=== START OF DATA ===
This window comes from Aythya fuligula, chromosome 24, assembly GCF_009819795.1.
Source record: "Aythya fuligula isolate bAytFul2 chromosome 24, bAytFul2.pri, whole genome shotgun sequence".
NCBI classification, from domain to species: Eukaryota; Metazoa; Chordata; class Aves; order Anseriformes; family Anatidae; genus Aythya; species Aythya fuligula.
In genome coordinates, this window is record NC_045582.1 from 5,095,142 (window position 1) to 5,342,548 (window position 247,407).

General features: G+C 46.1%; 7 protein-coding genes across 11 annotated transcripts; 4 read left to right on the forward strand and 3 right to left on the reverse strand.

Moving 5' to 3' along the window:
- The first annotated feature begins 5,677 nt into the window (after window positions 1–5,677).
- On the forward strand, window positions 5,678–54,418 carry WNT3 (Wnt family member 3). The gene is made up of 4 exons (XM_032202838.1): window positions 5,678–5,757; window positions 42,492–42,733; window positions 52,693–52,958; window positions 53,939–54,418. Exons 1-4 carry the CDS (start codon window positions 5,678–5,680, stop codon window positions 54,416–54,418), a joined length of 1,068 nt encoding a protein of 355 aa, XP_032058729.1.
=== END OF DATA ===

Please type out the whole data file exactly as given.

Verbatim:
This window comes from Aythya fuligula, chromosome 24, assembly GCF_009819795.1.
Source record: "Aythya fuligula isolate bAytFul2 chromosome 24, bAytFul2.pri, whole genome shotgun sequence".
NCBI classification, from domain to species: Eukaryota; Metazoa; Chordata; class Aves; order Anseriformes; family Anatidae; genus Aythya; species Aythya fuligula.
In genome coordinates, this window is record NC_045582.1 from 5,095,142 (window position 1) to 5,342,548 (window position 247,407).

General features: G+C 46.1%; 7 protein-coding genes across 11 annotated transcripts; 4 read left to right on the forward strand and 3 right to left on the reverse strand.

Moving 5' to 3' along the window:
- The first annotated feature begins 5,677 nt into the window (after window positions 1–5,677).
- On the forward strand, window positions 5,678–54,418 carry WNT3 (Wnt family member 3). The gene is made up of 4 exons (XM_032202838.1): window positions 5,678–5,757; window positions 42,492–42,733; window positions 52,693–52,958; window positions 53,939–54,418. Exons 1-4 carry the CDS (start codon window positions 5,678–5,680, stop codon window positions 54,416–54,418), a joined length of 1,068 nt encoding a protein of 355 aa, XP_032058729.1.